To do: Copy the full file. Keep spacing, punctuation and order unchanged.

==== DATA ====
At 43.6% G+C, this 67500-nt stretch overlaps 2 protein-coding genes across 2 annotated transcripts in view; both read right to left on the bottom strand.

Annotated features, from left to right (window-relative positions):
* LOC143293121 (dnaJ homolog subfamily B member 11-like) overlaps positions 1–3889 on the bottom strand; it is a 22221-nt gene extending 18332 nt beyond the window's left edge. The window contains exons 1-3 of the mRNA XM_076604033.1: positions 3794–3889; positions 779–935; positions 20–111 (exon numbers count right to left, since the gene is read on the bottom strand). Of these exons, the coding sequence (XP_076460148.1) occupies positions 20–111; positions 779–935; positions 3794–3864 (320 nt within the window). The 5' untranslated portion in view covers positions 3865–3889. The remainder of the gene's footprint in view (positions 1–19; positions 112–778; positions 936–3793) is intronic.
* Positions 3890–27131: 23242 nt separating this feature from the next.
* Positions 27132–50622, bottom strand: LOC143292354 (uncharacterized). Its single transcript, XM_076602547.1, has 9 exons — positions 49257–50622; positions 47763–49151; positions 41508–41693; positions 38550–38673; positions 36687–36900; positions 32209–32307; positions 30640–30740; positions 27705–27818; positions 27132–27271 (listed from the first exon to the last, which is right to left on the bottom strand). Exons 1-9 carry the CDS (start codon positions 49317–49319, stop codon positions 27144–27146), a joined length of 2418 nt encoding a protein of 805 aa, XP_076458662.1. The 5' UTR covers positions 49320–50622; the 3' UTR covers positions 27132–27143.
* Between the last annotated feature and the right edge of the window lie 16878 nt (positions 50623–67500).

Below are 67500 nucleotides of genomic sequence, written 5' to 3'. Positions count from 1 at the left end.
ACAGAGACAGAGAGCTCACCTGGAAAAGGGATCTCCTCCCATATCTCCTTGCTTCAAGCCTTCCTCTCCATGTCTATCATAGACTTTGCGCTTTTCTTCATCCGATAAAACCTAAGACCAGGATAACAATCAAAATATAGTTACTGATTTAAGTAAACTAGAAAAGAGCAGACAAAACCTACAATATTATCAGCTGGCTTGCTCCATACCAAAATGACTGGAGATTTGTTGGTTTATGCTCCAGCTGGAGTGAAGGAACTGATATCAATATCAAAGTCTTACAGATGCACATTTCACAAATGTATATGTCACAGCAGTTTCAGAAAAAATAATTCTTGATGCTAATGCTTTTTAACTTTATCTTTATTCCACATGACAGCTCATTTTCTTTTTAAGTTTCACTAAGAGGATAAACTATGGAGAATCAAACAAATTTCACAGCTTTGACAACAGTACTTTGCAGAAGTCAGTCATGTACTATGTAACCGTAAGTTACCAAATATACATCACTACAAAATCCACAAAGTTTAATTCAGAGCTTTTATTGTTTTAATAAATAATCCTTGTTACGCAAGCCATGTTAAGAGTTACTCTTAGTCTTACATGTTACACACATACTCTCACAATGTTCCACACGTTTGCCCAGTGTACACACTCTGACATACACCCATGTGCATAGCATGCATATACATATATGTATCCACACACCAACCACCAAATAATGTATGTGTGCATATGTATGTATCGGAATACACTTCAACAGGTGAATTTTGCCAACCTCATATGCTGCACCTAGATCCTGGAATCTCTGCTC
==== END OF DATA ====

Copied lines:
At 43.6% G+C, this 67500-nt stretch overlaps 2 protein-coding genes across 2 annotated transcripts in view; both read right to left on the bottom strand.

Annotated features, from left to right (window-relative positions):
* LOC143293121 (dnaJ homolog subfamily B member 11-like) overlaps positions 1–3889 on the bottom strand; it is a 22221-nt gene extending 18332 nt beyond the window's left edge. The window contains exons 1-3 of the mRNA XM_076604033.1: positions 3794–3889; positions 779–935; positions 20–111 (exon numbers count right to left, since the gene is read on the bottom strand). Of these exons, the coding sequence (XP_076460148.1) occupies positions 20–111; positions 779–935; positions 3794–3864 (320 nt within the window). The 5' untranslated portion in view covers positions 3865–3889. The remainder of the gene's footprint in view (positions 1–19; positions 112–778; positions 936–3793) is intronic.
* Positions 3890–27131: 23242 nt separating this feature from the next.
* Positions 27132–50622, bottom strand: LOC143292354 (uncharacterized). Its single transcript, XM_076602547.1, has 9 exons — positions 49257–50622; positions 47763–49151; positions 41508–41693; positions 38550–38673; positions 36687–36900; positions 32209–32307; positions 30640–30740; positions 27705–27818; positions 27132–27271 (listed from the first exon to the last, which is right to left on the bottom strand). Exons 1-9 carry the CDS (start codon positions 49317–49319, stop codon positions 27144–27146), a joined length of 2418 nt encoding a protein of 805 aa, XP_076458662.1. The 5' UTR covers positions 49320–50622; the 3' UTR covers positions 27132–27143.
* Between the last annotated feature and the right edge of the window lie 16878 nt (positions 50623–67500).

Below are 67500 nucleotides of genomic sequence, written 5' to 3'. Positions count from 1 at the left end.
ACAGAGACAGAGAGCTCACCTGGAAAAGGGATCTCCTCCCATATCTCCTTGCTTCAAGCCTTCCTCTCCATGTCTATCATAGACTTTGCGCTTTTCTTCATCCGATAAAACCTAAGACCAGGATAACAATCAAAATATAGTTACTGATTTAAGTAAACTAGAAAAGAGCAGACAAAACCTACAATATTATCAGCTGGCTTGCTCCATACCAAAATGACTGGAGATTTGTTGGTTTATGCTCCAGCTGGAGTGAAGGAACTGATATCAATATCAAAGTCTTACAGATGCACATTTCACAAATGTATATGTCACAGCAGTTTCAGAAAAAATAATTCTTGATGCTAATGCTTTTTAACTTTATCTTTATTCCACATGACAGCTCATTTTCTTTTTAAGTTTCACTAAGAGGATAAACTATGGAGAATCAAACAAATTTCACAGCTTTGACAACAGTACTTTGCAGAAGTCAGTCATGTACTATGTAACCGTAAGTTACCAAATATACATCACTACAAAATCCACAAAGTTTAATTCAGAGCTTTTATTGTTTTAATAAATAATCCTTGTTACGCAAGCCATGTTAAGAGTTACTCTTAGTCTTACATGTTACACACATACTCTCACAATGTTCCACACGTTTGCCCAGTGTACACACTCTGACATACACCCATGTGCATAGCATGCATATACATATATGTATCCACACACCAACCACCAAATAATGTATGTGTGCATATGTATGTATCGGAATACACTTCAACAGGTGAATTTTGCCAACCTCATATGCTGCACCTAGATCCTGGAATCTCTGCTC